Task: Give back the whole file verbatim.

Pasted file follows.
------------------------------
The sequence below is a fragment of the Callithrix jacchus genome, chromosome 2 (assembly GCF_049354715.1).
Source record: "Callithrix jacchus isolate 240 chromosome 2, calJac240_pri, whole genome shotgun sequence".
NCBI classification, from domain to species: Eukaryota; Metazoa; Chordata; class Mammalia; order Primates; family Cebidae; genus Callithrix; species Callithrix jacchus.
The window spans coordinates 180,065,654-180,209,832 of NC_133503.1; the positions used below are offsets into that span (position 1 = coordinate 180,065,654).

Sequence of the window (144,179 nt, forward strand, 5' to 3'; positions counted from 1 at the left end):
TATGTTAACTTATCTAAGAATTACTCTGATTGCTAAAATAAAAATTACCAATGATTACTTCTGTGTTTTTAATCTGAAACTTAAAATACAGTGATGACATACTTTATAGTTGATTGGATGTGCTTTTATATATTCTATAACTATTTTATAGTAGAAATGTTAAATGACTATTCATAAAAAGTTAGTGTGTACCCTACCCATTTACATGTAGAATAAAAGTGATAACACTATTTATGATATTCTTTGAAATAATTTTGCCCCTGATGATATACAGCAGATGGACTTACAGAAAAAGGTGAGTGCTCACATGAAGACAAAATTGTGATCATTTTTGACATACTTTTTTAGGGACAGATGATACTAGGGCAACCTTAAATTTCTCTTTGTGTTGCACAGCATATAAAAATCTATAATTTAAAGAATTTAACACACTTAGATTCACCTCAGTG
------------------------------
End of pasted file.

The sequence below is a fragment of the Callithrix jacchus genome, chromosome 2 (assembly GCF_049354715.1).
Source record: "Callithrix jacchus isolate 240 chromosome 2, calJac240_pri, whole genome shotgun sequence".
NCBI classification, from domain to species: Eukaryota; Metazoa; Chordata; class Mammalia; order Primates; family Cebidae; genus Callithrix; species Callithrix jacchus.
The window spans coordinates 180,065,654-180,209,832 of NC_133503.1; the positions used below are offsets into that span (position 1 = coordinate 180,065,654).

Sequence of the window (144,179 nt, forward strand, 5' to 3'; positions counted from 1 at the left end):
TATGTTAACTTATCTAAGAATTACTCTGATTGCTAAAATAAAAATTACCAATGATTACTTCTGTGTTTTTAATCTGAAACTTAAAATACAGTGATGACATACTTTATAGTTGATTGGATGTGCTTTTATATATTCTATAACTATTTTATAGTAGAAATGTTAAATGACTATTCATAAAAAGTTAGTGTGTACCCTACCCATTTACATGTAGAATAAAAGTGATAACACTATTTATGATATTCTTTGAAATAATTTTGCCCCTGATGATATACAGCAGATGGACTTACAGAAAAAGGTGAGTGCTCACATGAAGACAAAATTGTGATCATTTTTGACATACTTTTTTAGGGACAGATGATACTAGGGCAACCTTAAATTTCTCTTTGTGTTGCACAGCATATAAAAATCTATAATTTAAAGAATTTAACACACTTAGATTCACCTCAGTG